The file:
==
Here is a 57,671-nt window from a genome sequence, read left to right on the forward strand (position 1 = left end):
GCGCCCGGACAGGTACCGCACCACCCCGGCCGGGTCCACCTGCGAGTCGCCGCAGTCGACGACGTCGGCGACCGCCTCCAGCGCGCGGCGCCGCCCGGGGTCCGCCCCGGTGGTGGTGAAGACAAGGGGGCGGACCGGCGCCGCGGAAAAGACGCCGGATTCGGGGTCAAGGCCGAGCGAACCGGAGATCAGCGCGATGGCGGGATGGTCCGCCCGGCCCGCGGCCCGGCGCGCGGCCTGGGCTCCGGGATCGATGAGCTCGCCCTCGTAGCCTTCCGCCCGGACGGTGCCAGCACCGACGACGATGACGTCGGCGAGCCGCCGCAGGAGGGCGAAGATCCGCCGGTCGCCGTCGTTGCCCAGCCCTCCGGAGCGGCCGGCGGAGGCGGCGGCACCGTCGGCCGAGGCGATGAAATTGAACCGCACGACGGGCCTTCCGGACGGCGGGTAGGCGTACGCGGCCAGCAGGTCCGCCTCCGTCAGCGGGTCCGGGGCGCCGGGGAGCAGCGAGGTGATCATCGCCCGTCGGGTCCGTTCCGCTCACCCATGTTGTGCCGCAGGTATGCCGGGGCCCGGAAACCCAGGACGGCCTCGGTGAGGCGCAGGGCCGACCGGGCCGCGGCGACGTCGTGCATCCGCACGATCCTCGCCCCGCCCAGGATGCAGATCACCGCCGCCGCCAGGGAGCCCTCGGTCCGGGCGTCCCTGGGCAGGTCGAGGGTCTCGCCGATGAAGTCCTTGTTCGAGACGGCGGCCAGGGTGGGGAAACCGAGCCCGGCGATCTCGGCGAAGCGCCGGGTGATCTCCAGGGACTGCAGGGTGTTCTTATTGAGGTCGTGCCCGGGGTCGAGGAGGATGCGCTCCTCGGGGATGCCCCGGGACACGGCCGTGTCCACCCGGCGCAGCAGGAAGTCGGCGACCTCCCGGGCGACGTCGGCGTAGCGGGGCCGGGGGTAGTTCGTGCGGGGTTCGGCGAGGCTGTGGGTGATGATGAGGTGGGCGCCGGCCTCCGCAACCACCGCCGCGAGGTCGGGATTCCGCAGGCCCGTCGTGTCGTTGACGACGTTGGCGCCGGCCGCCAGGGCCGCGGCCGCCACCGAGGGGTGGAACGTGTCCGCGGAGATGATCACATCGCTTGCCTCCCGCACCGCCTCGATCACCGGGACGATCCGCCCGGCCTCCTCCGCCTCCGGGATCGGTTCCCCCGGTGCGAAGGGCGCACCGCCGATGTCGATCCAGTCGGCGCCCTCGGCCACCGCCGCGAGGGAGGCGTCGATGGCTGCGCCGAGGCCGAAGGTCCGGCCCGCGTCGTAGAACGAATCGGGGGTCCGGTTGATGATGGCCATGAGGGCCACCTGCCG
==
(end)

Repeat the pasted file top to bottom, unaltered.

Here is a 57,671-nt window from a genome sequence, read left to right on the forward strand (position 1 = left end):
GCGCCCGGACAGGTACCGCACCACCCCGGCCGGGTCCACCTGCGAGTCGCCGCAGTCGACGACGTCGGCGACCGCCTCCAGCGCGCGGCGCCGCCCGGGGTCCGCCCCGGTGGTGGTGAAGACAAGGGGGCGGACCGGCGCCGCGGAAAAGACGCCGGATTCGGGGTCAAGGCCGAGCGAACCGGAGATCAGCGCGATGGCGGGATGGTCCGCCCGGCCCGCGGCCCGGCGCGCGGCCTGGGCTCCGGGATCGATGAGCTCGCCCTCGTAGCCTTCCGCCCGGACGGTGCCAGCACCGACGACGATGACGTCGGCGAGCCGCCGCAGGAGGGCGAAGATCCGCCGGTCGCCGTCGTTGCCCAGCCCTCCGGAGCGGCCGGCGGAGGCGGCGGCACCGTCGGCCGAGGCGATGAAATTGAACCGCACGACGGGCCTTCCGGACGGCGGGTAGGCGTACGCGGCCAGCAGGTCCGCCTCCGTCAGCGGGTCCGGGGCGCCGGGGAGCAGCGAGGTGATCATCGCCCGTCGGGTCCGTTCCGCTCACCCATGTTGTGCCGCAGGTATGCCGGGGCCCGGAAACCCAGGACGGCCTCGGTGAGGCGCAGGGCCGACCGGGCCGCGGCGACGTCGTGCATCCGCACGATCCTCGCCCCGCCCAGGATGCAGATCACCGCCGCCGCCAGGGAGCCCTCGGTCCGGGCGTCCCTGGGCAGGTCGAGGGTCTCGCCGATGAAGTCCTTGTTCGAGACGGCGGCCAGGGTGGGGAAACCGAGCCCGGCGATCTCGGCGAAGCGCCGGGTGATCTCCAGGGACTGCAGGGTGTTCTTATTGAGGTCGTGCCCGGGGTCGAGGAGGATGCGCTCCTCGGGGATGCCCCGGGACACGGCCGTGTCCACCCGGCGCAGCAGGAAGTCGGCGACCTCCCGGGCGACGTCGGCGTAGCGGGGCCGGGGGTAGTTCGTGCGGGGTTCGGCGAGGCTGTGGGTGATGATGAGGTGGGCGCCGGCCTCCGCAACCACCGCCGCGAGGTCGGGATTCCGCAGGCCCGTCGTGTCGTTGACGACGTTGGCGCCGGCCGCCAGGGCCGCGGCCGCCACCGAGGGGTGGAACGTGTCCGCGGAGATGATCACATCGCTTGCCTCCCGCACCGCCTCGATCACCGGGACGATCCGCCCGGCCTCCTCCGCCTCCGGGATCGGTTCCCCCGGTGCGAAGGGCGCACCGCCGATGTCGATCCAGTCGGCGCCCTCGGCCACCGCCGCGAGGGAGGCGTCGATGGCTGCGCCGAGGCCGAAGGTCCGGCCCGCGTCGTAGAACGAATCGGGGGTCCGGTTGATGATGGCCATGAGGGCCACCTGCCG